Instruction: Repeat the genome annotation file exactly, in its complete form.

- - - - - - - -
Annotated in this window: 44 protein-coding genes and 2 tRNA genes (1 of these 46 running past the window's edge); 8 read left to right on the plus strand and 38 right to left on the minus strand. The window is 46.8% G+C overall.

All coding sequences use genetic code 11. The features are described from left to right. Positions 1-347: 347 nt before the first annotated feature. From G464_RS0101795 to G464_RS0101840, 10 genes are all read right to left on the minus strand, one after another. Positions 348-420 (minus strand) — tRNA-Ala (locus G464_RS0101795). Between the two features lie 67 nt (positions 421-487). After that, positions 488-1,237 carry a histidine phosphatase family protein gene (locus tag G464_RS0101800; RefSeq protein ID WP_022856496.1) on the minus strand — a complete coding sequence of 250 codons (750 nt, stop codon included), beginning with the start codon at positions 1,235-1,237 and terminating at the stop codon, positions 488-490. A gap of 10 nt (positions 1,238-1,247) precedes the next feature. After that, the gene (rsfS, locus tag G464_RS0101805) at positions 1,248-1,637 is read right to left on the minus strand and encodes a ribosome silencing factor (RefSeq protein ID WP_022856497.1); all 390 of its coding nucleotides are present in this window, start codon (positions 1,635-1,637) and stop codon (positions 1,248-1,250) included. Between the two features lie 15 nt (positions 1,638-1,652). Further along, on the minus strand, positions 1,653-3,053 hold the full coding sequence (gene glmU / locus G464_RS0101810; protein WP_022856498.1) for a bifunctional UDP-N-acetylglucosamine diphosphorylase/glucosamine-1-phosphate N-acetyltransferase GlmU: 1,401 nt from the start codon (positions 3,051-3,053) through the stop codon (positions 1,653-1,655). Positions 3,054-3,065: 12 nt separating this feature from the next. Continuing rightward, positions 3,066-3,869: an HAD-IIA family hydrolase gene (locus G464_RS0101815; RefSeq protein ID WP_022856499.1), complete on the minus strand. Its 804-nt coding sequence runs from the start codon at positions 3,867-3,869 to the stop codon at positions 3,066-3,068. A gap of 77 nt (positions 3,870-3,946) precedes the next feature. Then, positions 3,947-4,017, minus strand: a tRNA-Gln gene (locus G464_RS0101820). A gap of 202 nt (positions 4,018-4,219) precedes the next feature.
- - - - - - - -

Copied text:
Annotated in this window: 44 protein-coding genes and 2 tRNA genes (1 of these 46 running past the window's edge); 8 read left to right on the plus strand and 38 right to left on the minus strand. The window is 46.8% G+C overall.

All coding sequences use genetic code 11. The features are described from left to right. Positions 1-347: 347 nt before the first annotated feature. From G464_RS0101795 to G464_RS0101840, 10 genes are all read right to left on the minus strand, one after another. Positions 348-420 (minus strand) — tRNA-Ala (locus G464_RS0101795). Between the two features lie 67 nt (positions 421-487). After that, positions 488-1,237 carry a histidine phosphatase family protein gene (locus tag G464_RS0101800; RefSeq protein ID WP_022856496.1) on the minus strand — a complete coding sequence of 250 codons (750 nt, stop codon included), beginning with the start codon at positions 1,235-1,237 and terminating at the stop codon, positions 488-490. A gap of 10 nt (positions 1,238-1,247) precedes the next feature. After that, the gene (rsfS, locus tag G464_RS0101805) at positions 1,248-1,637 is read right to left on the minus strand and encodes a ribosome silencing factor (RefSeq protein ID WP_022856497.1); all 390 of its coding nucleotides are present in this window, start codon (positions 1,635-1,637) and stop codon (positions 1,248-1,250) included. Between the two features lie 15 nt (positions 1,638-1,652). Further along, on the minus strand, positions 1,653-3,053 hold the full coding sequence (gene glmU / locus G464_RS0101810; protein WP_022856498.1) for a bifunctional UDP-N-acetylglucosamine diphosphorylase/glucosamine-1-phosphate N-acetyltransferase GlmU: 1,401 nt from the start codon (positions 3,051-3,053) through the stop codon (positions 1,653-1,655). Positions 3,054-3,065: 12 nt separating this feature from the next. Continuing rightward, positions 3,066-3,869: an HAD-IIA family hydrolase gene (locus G464_RS0101815; RefSeq protein ID WP_022856499.1), complete on the minus strand. Its 804-nt coding sequence runs from the start codon at positions 3,867-3,869 to the stop codon at positions 3,066-3,068. A gap of 77 nt (positions 3,870-3,946) precedes the next feature. Then, positions 3,947-4,017, minus strand: a tRNA-Gln gene (locus G464_RS0101820). A gap of 202 nt (positions 4,018-4,219) precedes the next feature.